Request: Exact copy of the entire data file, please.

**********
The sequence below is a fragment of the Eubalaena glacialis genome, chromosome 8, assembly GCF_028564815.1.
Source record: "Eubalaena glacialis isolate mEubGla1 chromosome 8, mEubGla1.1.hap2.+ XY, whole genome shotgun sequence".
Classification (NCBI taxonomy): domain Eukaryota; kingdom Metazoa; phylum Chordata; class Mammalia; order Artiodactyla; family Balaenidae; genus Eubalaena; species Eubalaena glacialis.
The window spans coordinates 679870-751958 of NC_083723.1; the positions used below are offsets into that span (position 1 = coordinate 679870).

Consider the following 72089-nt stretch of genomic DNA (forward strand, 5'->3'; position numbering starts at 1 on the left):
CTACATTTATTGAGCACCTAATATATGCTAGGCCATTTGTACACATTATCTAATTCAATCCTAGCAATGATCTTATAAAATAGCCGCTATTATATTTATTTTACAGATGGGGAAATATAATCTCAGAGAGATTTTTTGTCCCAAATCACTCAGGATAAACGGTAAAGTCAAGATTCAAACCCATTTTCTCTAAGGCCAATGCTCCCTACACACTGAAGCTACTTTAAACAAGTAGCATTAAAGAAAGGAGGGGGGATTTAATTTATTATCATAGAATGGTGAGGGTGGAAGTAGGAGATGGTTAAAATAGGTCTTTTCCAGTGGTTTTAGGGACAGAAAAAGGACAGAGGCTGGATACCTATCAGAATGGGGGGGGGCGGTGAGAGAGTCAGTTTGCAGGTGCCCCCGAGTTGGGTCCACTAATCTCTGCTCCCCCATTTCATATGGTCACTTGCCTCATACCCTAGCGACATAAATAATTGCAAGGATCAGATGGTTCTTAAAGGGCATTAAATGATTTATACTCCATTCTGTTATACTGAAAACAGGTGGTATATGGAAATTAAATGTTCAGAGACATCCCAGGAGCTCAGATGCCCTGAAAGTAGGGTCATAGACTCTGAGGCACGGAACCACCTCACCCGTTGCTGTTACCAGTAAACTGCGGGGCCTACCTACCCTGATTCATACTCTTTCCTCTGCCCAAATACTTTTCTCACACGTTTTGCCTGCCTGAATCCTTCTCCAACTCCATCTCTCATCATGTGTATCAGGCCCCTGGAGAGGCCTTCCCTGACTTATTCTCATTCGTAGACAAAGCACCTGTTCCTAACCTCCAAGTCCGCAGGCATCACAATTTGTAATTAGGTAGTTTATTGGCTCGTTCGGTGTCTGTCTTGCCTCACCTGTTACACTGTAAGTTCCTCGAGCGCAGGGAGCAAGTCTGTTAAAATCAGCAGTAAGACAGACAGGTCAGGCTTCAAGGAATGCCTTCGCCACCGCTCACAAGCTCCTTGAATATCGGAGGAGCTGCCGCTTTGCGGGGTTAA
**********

The sequence below is a fragment of the Eubalaena glacialis genome, chromosome 8, assembly GCF_028564815.1.
Source record: "Eubalaena glacialis isolate mEubGla1 chromosome 8, mEubGla1.1.hap2.+ XY, whole genome shotgun sequence".
Classification (NCBI taxonomy): domain Eukaryota; kingdom Metazoa; phylum Chordata; class Mammalia; order Artiodactyla; family Balaenidae; genus Eubalaena; species Eubalaena glacialis.
The window spans coordinates 679870-751958 of NC_083723.1; the positions used below are offsets into that span (position 1 = coordinate 679870).

Consider the following 72089-nt stretch of genomic DNA (forward strand, 5'->3'; position numbering starts at 1 on the left):
CTACATTTATTGAGCACCTAATATATGCTAGGCCATTTGTACACATTATCTAATTCAATCCTAGCAATGATCTTATAAAATAGCCGCTATTATATTTATTTTACAGATGGGGAAATATAATCTCAGAGAGATTTTTTGTCCCAAATCACTCAGGATAAACGGTAAAGTCAAGATTCAAACCCATTTTCTCTAAGGCCAATGCTCCCTACACACTGAAGCTACTTTAAACAAGTAGCATTAAAGAAAGGAGGGGGGATTTAATTTATTATCATAGAATGGTGAGGGTGGAAGTAGGAGATGGTTAAAATAGGTCTTTTCCAGTGGTTTTAGGGACAGAAAAAGGACAGAGGCTGGATACCTATCAGAATGGGGGGGGGCGGTGAGAGAGTCAGTTTGCAGGTGCCCCCGAGTTGGGTCCACTAATCTCTGCTCCCCCATTTCATATGGTCACTTGCCTCATACCCTAGCGACATAAATAATTGCAAGGATCAGATGGTTCTTAAAGGGCATTAAATGATTTATACTCCATTCTGTTATACTGAAAACAGGTGGTATATGGAAATTAAATGTTCAGAGACATCCCAGGAGCTCAGATGCCCTGAAAGTAGGGTCATAGACTCTGAGGCACGGAACCACCTCACCCGTTGCTGTTACCAGTAAACTGCGGGGCCTACCTACCCTGATTCATACTCTTTCCTCTGCCCAAATACTTTTCTCACACGTTTTGCCTGCCTGAATCCTTCTCCAACTCCATCTCTCATCATGTGTATCAGGCCCCTGGAGAGGCCTTCCCTGACTTATTCTCATTCGTAGACAAAGCACCTGTTCCTAACCTCCAAGTCCGCAGGCATCACAATTTGTAATTAGGTAGTTTATTGGCTCGTTCGGTGTCTGTCTTGCCTCACCTGTTACACTGTAAGTTCCTCGAGCGCAGGGAGCAAGTCTGTTAAAATCAGCAGTAAGACAGACAGGTCAGGCTTCAAGGAATGCCTTCGCCACCGCTCACAAGCTCCTTGAATATCGGAGGAGCTGCCGCTTTGCGGGGTTAA